Monological save versus magic

Canto de amor (source)

Canto de amor (source)

In the example of monological combat I posted, I was not quite sure how to handle saving throws versus magic. The traditional approach (of the referee rolling saving throws for each monster) seems to break the design. Though I do not think that having a universal core mechanic is always desirable, I would still like to see if I can get magic to fit within this framework more naturally.

A first sketch of how this might look. Player rolls 1d20, and adds some bonus reflective of magic skill or spell power. This number is then compared to some sort of magic defense target number for each potential target. One simple instantiation of this structure would be 1d20 + magic-user level versus 10 + enemy combat rating. That is, the magic target number would be the same as the combat target rating. Given that many spells have non-damage effects, this would not entirely homogenize action types from different classes (something that I would like to avoid), though for damage dealing spells it does have that effect to some degree.

For example, a monster of level 5 has a target number of 10 (base) + 5 (level) = 15. Hitting it with a sword thus requires rolling 1d20 + combat bonus and achieving 15 or higher. Affecting it with a fireball (say) would also require rolling 1d20 + magic bonus (whatever that is) and achieving 15 or higher (with full damage being inflicted on success and half damage on failure). That seems usable, and has the added benefit of allowing compatibility with most published monsters that have traditional stats (just let level = HD, making the general target number 10 + HD). Exactly what the magic bonus is would probably depend on exactly what base system I was bolting this onto, but in addition to magic-user level, one could also use the max level of spell that could be cast (which is usually approximately class level divided by two).

The downside is that the differentiation between defense modes is minimal. The main difference is that armor (as damage reduction) would not come into play most of the time for resisting spells. Another thought I had is that monsters could be divided between supernatural and mundane, with only supernatural monsters adding their level to the magic defense target number. In this case, a bear, despite having a level of around 4 when considering physical combat, would have a magic target number of only 10, whereas something like a wraith would add level. This would make some monsters more susceptible to magic than others, which could lead to some interesting tactics. There is maybe space for a midpoint quasi-magic type of creature as well (that would add half level to the target number, or something along those lines). I am not sure if this would be too fiddly in practice, but it seems reasonable on paper here. Defaulting to 10 + level is probably easier though.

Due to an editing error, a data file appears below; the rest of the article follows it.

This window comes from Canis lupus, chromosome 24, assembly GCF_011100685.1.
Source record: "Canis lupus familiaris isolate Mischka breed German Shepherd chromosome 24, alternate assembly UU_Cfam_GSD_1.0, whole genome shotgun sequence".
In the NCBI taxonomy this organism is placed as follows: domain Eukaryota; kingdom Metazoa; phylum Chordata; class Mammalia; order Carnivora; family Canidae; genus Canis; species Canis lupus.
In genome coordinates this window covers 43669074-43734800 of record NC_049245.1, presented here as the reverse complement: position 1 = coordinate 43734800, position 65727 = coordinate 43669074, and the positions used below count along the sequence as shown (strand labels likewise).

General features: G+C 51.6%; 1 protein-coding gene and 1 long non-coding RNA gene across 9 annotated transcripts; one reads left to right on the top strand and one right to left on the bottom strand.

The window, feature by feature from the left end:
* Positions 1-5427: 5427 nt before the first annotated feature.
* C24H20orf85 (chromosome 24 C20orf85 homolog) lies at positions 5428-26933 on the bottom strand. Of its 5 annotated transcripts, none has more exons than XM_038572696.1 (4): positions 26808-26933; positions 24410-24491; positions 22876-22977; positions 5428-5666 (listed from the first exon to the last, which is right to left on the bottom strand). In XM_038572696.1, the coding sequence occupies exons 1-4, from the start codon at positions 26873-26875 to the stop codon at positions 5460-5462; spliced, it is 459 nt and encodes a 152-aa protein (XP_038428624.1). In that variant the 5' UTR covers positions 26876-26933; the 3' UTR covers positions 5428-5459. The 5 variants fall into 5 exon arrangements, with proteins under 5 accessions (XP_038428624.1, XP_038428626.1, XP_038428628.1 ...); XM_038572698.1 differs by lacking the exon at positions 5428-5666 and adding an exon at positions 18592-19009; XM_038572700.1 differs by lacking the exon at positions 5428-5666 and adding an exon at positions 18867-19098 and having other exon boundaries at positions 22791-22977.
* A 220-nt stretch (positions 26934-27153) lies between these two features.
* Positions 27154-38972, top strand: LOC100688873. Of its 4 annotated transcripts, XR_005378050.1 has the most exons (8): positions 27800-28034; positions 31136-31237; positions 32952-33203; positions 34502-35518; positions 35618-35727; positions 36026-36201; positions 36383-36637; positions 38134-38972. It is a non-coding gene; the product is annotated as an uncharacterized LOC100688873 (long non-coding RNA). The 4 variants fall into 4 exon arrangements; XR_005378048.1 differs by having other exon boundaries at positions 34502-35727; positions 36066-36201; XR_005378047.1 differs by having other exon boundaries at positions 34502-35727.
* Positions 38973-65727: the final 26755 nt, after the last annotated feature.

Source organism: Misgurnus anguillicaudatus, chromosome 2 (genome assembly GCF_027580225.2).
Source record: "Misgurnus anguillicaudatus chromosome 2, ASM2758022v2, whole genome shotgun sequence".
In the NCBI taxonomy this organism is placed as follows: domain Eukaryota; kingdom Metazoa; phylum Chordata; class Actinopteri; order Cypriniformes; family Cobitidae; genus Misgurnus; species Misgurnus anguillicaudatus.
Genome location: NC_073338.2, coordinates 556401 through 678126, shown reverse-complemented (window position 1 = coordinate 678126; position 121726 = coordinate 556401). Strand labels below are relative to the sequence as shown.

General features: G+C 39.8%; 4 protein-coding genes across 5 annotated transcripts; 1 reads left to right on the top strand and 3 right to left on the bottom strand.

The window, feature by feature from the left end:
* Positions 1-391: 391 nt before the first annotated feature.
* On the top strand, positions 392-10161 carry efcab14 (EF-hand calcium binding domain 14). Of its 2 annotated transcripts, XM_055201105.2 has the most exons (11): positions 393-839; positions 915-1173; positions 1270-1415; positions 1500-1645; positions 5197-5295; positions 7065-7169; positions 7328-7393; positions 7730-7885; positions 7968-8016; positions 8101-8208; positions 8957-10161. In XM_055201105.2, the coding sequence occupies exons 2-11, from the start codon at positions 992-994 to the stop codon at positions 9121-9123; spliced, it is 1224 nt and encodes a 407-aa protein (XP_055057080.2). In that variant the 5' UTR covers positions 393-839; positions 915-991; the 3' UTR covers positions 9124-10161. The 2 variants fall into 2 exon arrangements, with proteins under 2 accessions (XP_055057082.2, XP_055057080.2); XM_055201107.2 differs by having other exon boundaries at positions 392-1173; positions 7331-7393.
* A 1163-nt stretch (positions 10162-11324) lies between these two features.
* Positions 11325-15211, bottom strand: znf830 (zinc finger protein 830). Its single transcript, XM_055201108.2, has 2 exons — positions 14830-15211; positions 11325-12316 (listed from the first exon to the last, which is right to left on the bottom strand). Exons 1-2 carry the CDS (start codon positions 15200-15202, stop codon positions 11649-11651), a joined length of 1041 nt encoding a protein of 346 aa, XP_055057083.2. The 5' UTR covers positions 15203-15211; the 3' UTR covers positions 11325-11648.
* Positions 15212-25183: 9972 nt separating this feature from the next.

What about the equivalent of PCs making saves versus enemy spells? That is handled the same way, just with failure meaning the PC is affected and success meaning the effect is avoided (or mitigated). Sorcerous classes should probably add some bonus to this roll, while other classes would be more vulnerable to the effects of spells. Ability score modifiers could also be brought into play if desired without dramatically affecting the system.

See also:

4 thoughts on “Monological save versus magic

  1. Mark

    So the mage throws a fireball that might hit 3 foes, does he roll once or 3 times?

    The way your monster save theory is going it sounds as though monsters would have tags (like supernatural, lurker etc) that would affect their saves. This could also apply to Priest magic like Turn spells/abilities, undead being susceptible to the Turn spell.

    I would have thought mages would have magic protection from spells (aka damage reduction armour for the fighter) so if they failed save they take damage – lvl or lvl/2 or some other formula.

    1. Brendan Post author


      For the sake of simplicity, I would advocate rolling once and comparing the result to each potential target. It is true that this narrows the range of potential outcomes and makes the effects of spells more binary, but I think that shortcoming is probably worth the increase in playability. This system wouldn’t break by any means if you rolled once per target (D&D 4 does that, I think), but it would make the resolution a bit more cumbersome.

      I like the idea of damage reduction versus magic. Currently, I am handing magic defense using spell shields as described here:

      This is a bit more general, given that many offensive spells do not deal damage (sleep, charm, etc), and also remains within the magic-user resource paradigm.

      Magic damage reduction seems like it might be natural as a property of robes or other sorcerous vestments. Perhaps just sub that instead of the save bonus I gave to wizard robes here:

      Thanks for taking the time to read and comment. I know these monologic game design posts can be a bit dense and dry.

  2. Mark

    4E made several rolls but only one damage roll. At least that is what I remember. I prefer a single roll as it is slightly faster.

    I was thinking that magic damage reduction was inherent in the class rather than their robes. If priests have magic reduction then they should probably be cloth wearers only.

    Thieves could have damage reduction from ranged attacks due to their superior dodge.

    The posts are interesting game design, but the differences to B/X make it harder to comment.

    1. Brendan Post author

      You might be surprised how similarly it plays to B/X in practice. In some ways, it just collapses some of the I go/you go into a single roll and adds some weight to being able to select the engagement.


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